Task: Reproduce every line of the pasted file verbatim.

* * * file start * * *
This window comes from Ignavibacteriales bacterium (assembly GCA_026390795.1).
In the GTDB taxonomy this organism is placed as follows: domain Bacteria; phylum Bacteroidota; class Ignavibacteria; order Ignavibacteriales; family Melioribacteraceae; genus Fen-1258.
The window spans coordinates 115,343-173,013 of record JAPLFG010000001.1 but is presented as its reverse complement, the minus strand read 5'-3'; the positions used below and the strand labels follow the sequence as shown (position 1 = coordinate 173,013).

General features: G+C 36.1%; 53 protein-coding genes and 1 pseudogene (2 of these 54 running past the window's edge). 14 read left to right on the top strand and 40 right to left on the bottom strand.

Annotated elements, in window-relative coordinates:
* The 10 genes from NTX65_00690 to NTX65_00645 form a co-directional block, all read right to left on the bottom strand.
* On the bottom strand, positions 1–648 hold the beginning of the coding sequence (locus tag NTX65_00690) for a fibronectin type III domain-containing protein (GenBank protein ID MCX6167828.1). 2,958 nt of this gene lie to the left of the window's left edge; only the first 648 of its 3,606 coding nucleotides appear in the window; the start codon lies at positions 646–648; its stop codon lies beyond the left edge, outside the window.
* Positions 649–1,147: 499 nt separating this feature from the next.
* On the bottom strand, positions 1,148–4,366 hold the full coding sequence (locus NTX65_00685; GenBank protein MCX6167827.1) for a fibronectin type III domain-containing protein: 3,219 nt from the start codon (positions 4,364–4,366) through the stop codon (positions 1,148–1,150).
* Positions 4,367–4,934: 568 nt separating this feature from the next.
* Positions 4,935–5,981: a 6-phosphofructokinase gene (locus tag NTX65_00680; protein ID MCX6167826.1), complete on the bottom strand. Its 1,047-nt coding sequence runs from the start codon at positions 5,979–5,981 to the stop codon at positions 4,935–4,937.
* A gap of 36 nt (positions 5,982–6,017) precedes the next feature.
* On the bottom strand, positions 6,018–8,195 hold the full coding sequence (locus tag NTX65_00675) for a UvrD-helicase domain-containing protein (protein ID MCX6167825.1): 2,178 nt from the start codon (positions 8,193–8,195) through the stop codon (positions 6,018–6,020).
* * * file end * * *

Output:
This window comes from Ignavibacteriales bacterium (assembly GCA_026390795.1).
In the GTDB taxonomy this organism is placed as follows: domain Bacteria; phylum Bacteroidota; class Ignavibacteria; order Ignavibacteriales; family Melioribacteraceae; genus Fen-1258.
The window spans coordinates 115,343-173,013 of record JAPLFG010000001.1 but is presented as its reverse complement, the minus strand read 5'-3'; the positions used below and the strand labels follow the sequence as shown (position 1 = coordinate 173,013).

General features: G+C 36.1%; 53 protein-coding genes and 1 pseudogene (2 of these 54 running past the window's edge). 14 read left to right on the top strand and 40 right to left on the bottom strand.

Annotated elements, in window-relative coordinates:
* The 10 genes from NTX65_00690 to NTX65_00645 form a co-directional block, all read right to left on the bottom strand.
* On the bottom strand, positions 1–648 hold the beginning of the coding sequence (locus tag NTX65_00690) for a fibronectin type III domain-containing protein (GenBank protein ID MCX6167828.1). 2,958 nt of this gene lie to the left of the window's left edge; only the first 648 of its 3,606 coding nucleotides appear in the window; the start codon lies at positions 646–648; its stop codon lies beyond the left edge, outside the window.
* Positions 649–1,147: 499 nt separating this feature from the next.
* On the bottom strand, positions 1,148–4,366 hold the full coding sequence (locus NTX65_00685; GenBank protein MCX6167827.1) for a fibronectin type III domain-containing protein: 3,219 nt from the start codon (positions 4,364–4,366) through the stop codon (positions 1,148–1,150).
* Positions 4,367–4,934: 568 nt separating this feature from the next.
* Positions 4,935–5,981: a 6-phosphofructokinase gene (locus tag NTX65_00680; protein ID MCX6167826.1), complete on the bottom strand. Its 1,047-nt coding sequence runs from the start codon at positions 5,979–5,981 to the stop codon at positions 4,935–4,937.
* A gap of 36 nt (positions 5,982–6,017) precedes the next feature.
* On the bottom strand, positions 6,018–8,195 hold the full coding sequence (locus tag NTX65_00675) for a UvrD-helicase domain-containing protein (protein ID MCX6167825.1): 2,178 nt from the start codon (positions 8,193–8,195) through the stop codon (positions 6,018–6,020).